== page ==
By Jon Horden

Construction is one of the largest industries in the world, employing around seven percent of the world’s working age population. At this scale, it is no surprise that the sector generates huge volumes of data on a daily basis; from field data captured by drone, to reports and contracts, data is continually being gathered from multiple sources but is frequently unstructured and difficult to access. Through necessity, contractors, engineers, and suppliers have pivoted to working and collaborating digitally – using video calls to host meetings, site visits, and transact business, further increasing the amount of data being generated. However, 96 percent of data from infrastructure projects is not used and 90 percent of engineering and construction industry data is unstructured. 

Big data – extremely large, unstructured datasets that can be analyzed by computers to reveal patterns and trends – is one of the most valuable commodities in the construction industry, enabling firms to improve cost effectiveness and operational efficiencies, while reducing business risk. In fact, analysis of big data increases a business’s chance of making better strategic decisions by 69 percent, so the desire to harness the power of big data is understandable – but the question is how?

One of the biggest challenges facing today’s firms is accessing the data they already possess, to gain valuable business insights. The industry remains one of the least digitized sectors globally, partly because of the fragmented nature of its projects involving an array of contractors and subcontractors. The problem of accessing siloed data points is exacerbated by the diverse computing systems used by construction firms. There is a clear opportunity for organisations to use Artificial Intelligence (AI) technology to process the unstructured data stored on legacy systems, collating it to enable users to discover knowledge from many sources across the organisation, even different geographical locations. 

Commercial and procurement teams are routinely hampered by the limited visibility of information and, additionally, lose a large percentage of their working day searching for the information required to perform their role effectively. With the industry facing increasing labour shortages and the need to improve profitability and cost efficiencies, now is the time for companies to prioritise adopting AI solutions that can be used to discover data already in an organization’s possession. By harnessing the data that is already available, but currently undiscoverable, firms will be able to deliver improvements in the productivity, procurement, and planning associated with a construction project. 

Productivity

Skilled labor shortages, which were a challenge before the pandemic, will potentially become even more acute according to models developed by the Association of Builders and Contractors. More than 650,000 workers will be needed in addition to the usual quota to meet the demand for labour in 2022 alone. This is where knowledge management software, underpinned by AI, can offer real advantages, thanks to its ability to break down data silos and process information quickly and with extreme accuracy, enhancing resource productivity.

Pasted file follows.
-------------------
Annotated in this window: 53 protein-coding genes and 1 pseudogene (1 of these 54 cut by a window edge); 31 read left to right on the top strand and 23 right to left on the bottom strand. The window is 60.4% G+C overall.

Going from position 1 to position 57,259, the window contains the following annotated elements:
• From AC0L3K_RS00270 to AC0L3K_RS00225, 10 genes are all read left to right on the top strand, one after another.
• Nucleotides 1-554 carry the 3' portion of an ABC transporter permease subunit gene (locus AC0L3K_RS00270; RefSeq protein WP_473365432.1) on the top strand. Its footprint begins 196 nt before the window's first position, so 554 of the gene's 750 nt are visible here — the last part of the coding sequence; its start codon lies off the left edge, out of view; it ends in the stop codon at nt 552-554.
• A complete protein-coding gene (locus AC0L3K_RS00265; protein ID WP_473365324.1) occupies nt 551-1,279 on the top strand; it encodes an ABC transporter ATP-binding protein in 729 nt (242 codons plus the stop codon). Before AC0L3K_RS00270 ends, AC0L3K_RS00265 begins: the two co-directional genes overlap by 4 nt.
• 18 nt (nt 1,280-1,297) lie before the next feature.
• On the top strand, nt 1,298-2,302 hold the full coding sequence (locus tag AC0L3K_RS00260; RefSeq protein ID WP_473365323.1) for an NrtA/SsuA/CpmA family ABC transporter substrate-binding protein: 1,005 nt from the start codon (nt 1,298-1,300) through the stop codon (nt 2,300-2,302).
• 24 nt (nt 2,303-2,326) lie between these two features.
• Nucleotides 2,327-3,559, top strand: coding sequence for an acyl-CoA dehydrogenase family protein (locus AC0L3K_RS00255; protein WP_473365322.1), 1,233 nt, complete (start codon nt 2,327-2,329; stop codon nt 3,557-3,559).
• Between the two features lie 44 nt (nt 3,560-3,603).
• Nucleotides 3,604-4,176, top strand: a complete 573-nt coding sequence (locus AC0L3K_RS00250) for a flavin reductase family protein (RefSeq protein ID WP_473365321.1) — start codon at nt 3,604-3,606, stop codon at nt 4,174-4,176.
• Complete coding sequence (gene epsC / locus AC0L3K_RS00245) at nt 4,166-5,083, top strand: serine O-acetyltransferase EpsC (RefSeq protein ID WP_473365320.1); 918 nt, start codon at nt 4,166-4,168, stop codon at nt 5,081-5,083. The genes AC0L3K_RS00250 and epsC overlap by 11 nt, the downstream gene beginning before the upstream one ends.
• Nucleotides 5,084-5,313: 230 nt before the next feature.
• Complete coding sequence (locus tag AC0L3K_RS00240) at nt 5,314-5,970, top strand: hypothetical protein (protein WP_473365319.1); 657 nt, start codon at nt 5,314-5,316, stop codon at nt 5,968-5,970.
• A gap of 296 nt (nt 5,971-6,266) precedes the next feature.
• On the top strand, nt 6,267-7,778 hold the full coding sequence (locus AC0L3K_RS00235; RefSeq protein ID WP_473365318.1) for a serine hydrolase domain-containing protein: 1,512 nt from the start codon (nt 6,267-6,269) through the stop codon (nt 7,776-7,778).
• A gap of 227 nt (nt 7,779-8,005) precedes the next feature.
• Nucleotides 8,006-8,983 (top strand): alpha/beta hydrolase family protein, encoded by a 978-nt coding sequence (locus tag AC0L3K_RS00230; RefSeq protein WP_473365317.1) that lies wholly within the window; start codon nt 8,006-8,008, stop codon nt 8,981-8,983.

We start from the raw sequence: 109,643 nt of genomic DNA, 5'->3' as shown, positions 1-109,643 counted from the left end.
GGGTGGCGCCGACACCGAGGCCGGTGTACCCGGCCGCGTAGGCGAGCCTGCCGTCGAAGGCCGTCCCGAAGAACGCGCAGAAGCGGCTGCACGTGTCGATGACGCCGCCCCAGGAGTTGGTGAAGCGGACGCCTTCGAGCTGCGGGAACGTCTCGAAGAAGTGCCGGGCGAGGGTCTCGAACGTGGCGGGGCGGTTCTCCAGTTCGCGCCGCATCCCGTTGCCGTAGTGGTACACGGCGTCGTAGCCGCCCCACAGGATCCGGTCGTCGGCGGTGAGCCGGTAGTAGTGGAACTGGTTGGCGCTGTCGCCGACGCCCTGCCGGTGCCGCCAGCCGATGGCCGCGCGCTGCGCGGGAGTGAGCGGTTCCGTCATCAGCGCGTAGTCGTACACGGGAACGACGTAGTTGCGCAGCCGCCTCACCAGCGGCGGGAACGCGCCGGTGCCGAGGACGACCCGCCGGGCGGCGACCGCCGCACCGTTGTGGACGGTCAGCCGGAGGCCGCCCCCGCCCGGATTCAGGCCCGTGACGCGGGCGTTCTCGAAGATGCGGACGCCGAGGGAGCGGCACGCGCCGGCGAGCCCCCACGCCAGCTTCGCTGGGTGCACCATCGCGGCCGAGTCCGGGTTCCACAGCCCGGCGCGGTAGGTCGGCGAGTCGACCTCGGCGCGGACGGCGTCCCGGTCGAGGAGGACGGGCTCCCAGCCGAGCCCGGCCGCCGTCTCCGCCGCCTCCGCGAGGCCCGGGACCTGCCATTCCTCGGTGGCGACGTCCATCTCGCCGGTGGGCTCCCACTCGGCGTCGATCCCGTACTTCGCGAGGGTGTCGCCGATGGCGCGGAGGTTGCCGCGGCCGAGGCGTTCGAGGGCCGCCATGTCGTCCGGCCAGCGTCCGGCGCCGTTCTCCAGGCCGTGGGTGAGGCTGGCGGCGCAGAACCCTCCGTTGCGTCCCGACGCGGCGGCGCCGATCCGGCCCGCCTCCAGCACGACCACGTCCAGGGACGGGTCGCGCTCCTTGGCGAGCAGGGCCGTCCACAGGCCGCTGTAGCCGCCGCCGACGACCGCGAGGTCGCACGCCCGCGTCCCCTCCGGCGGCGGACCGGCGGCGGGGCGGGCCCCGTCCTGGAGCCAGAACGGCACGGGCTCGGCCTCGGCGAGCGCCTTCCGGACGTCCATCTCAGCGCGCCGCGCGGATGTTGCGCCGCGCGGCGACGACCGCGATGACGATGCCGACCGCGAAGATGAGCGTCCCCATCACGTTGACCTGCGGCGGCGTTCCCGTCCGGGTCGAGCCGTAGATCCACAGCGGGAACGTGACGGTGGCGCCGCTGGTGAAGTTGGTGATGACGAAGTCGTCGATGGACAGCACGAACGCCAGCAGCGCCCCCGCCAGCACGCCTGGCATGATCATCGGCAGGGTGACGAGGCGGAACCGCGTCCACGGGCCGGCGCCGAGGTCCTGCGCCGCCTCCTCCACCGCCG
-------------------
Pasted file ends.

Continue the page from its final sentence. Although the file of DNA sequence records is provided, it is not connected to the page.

Preparing information for search access is time-consuming. Traditional methods require investing significant amounts of human time and labour to interpret, label, and rank data, ready for inclusion in a search database. It is impossible to pre-empt every keyword and synonym that may be used and documents will require multiple labels to prepare for all eventualities that cannot be preempted. This leads to irrelevant returns when using traditional search methods. 

There has also been a huge increase in the use of email, video chat, messenger services, and other non-traditional channels for dispensing advice and information which is not readily accessible for collation and indexing. Capturing and reusing information conveyed via email, instant message or even video call transcripts is even more complex than with traditional documentation. Accessing knowledge created in MS Teams, for example, is challenging, especially since one meeting can cover multiple topics around a project. Adding to the challenge, all of these communication tools – iManage, email, MS Teams, Sharepoint – have different search interfaces, which require multiple and repeated searches to find information.  

With no mechanism for easy discovery, the majority of current retrieval systems rely on keyword searches, which enables users to combine words and modifiers to retrieve relevant information, but these often yield irrelevant results as the search parameters are so large and there is a lack of context.